Any time a team racks up as few wins as the Timberwolves have the last couple years, the coach is in trouble. Any time a bad team seems to get worse — the Wolves are 4-11 since the All-Star Game — the coach is in trouble. We’re looking at you, Kurt Rambis.
Sure, we should lay a lot of the blame on the front office — this team doesn’t have a lot of talent and outside of Kevin Love what they do have is a poor fit for the triangle offense Rambis was brought in to run — but the front office will not fire itself. It can’t just fire players. So the coach is the scapegoat.
But Minnesota players rallied to Rambis’ defense in the Pioneer Press.
“It’s easy to say when you’re having a tough year,” Wolves forward Kevin Love said about the uncertainty of Rambis’ future with the team. “It’s not a direct reflection on him. It’s all on us being a young, youthful team. It’s unfair. As a player, I have Kurt’s back…”
“I know it’s been tough on Kurt,” said Wolves forward Anthony Tolliver, who claimed after Sunday’s loss that “a lot of guys on this team don’t bring it every night.”
“He gets blamed for everything because he’s the coach,” Tolliver said. “He’s doing what he’s supposed to do. It’s up to us out there on the floor to execute the game plan. As players, we have to take more accountability and responsibility for our actions.”
Rambis is not a demonstrative, public guy with his players. He probably got that sitting next to Phil Jackson. But some fans love the loud, rip-the-players-in-the-media coach because it’s cathartic for them. That is very different than it being good for the team.
“Kurt will get on guys,” Wolves swingman Martell Webster said. “He can be very vocal and animated. He’s just not very loud with it. He’s emotional but not outlandish.”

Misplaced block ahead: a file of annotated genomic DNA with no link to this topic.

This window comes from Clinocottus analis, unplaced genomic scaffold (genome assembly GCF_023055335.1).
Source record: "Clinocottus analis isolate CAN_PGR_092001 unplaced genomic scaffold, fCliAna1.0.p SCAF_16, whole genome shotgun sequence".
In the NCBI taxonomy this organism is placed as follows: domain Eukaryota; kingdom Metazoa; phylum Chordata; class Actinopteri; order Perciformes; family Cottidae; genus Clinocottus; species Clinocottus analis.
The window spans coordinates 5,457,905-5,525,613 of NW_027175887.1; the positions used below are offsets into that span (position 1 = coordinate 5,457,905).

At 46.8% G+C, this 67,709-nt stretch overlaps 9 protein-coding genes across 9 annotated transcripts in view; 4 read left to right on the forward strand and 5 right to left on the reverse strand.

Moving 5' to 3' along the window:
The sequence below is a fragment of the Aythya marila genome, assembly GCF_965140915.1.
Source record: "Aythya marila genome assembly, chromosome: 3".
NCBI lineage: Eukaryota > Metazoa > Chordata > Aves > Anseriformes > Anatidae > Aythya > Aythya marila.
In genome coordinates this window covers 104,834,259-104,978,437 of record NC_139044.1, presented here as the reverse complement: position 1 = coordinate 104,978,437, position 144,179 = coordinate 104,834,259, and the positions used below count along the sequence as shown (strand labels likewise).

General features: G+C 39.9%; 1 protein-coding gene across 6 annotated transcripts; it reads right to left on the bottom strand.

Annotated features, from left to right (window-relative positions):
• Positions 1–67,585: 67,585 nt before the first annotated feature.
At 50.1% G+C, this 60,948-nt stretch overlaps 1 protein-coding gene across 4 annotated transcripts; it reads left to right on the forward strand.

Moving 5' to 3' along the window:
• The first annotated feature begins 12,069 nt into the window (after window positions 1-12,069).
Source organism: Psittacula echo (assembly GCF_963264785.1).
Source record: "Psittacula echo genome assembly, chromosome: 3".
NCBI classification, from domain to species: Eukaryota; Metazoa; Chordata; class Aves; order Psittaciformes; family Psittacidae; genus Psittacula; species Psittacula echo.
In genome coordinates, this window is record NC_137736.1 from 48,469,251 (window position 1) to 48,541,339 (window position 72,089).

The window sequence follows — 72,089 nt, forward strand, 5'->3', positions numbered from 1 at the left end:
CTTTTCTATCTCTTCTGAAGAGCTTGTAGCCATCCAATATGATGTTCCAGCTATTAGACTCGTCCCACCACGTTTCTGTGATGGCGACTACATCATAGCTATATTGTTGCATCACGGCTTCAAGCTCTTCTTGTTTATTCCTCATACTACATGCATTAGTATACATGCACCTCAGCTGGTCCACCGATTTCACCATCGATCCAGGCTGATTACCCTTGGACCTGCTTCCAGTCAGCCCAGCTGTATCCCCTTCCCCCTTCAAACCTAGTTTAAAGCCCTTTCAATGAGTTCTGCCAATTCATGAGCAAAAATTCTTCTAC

What we need to see is what Rambis can do with a little more talent. He may be better suited to a more veteran team. Or at least a team with players that fit his offense better.
But none of that matters when the team is losing. He will remain on the hot seat.
Jimmy Butler showed little patience for Andrew Wiggins and Karl-Anthony Towns with the Timberwolves. To Butler, Wiggins didn’t work hard enough and Towns was too soft. Butler wasn’t afraid to admonish his teammates for their shortcomings, either. I believe Butler intended good, lighting fires under Wiggins and Towns that would drive them to greatness with the same intensity he used to rise. But Butler actually just alienated them.
Now, Butler joins the 76ers, who have another former No. 1 pick not meeting expectations – Markelle Fultz. Butler already praised Fultz’s work ethic and noted how much he respects that.
But how will Butler actually treat Fultz?
If this is someone who knows how Butler treated Towns and Wiggins and is just assuming how Butler will treat Fultz, this is worthless. Anyone who knows even a little about Butler could make that guess.
But if this is someone who spoke to Butler about Fultz specifically, this would carry massive significance.
Fultz is unique. He shot well in college then had his form completely fall apart before his rookie year. He doesn’t need tough love. He needs someone to help him assess the underlying trauma beneath his problems. He needs to be built up and develop confidence.
That wasn’t at all Butler’s approach with other teammates. Maybe Butler will adjust to Fultz’s atypical circumstances. I hope he does.
But the possibility of Butler worsening Fultz’s issues can’t be overlooked.
Jimmy Butler will be in the starting lineup for the Sixers Wednesday night in Orlando.
Butler is an elite two-way player, a top 10 NBA talent. Where will his game help the Sixers most? Defense is the first thing that comes to mind: Having Butler and Ben Simmons assigned to the two-best perimeter players of the opposition, with Joel Embiid backing them up, has the potential to be lock-down. Philadelphia already has a top-10 defense this season and this trade could make them exponentially better.
But scouts Brian Windhorst of ESPN spoke with had another interesting opinion: Butler helps Philly at the end of games because he wants the ball.
The 76ers have struggled to score late in close games at times, a function of their primary ball handler, Ben Simmons, being a suspect shooter. They were out-executed by the Boston Celtics in crunch time during the playoffs last season. Joel Embiid is off to a fantastic start to the season, but he’s shooting just 35 percent in clutch time this season because it can be hard for the big man to create a shot when the defense is set up to deny him.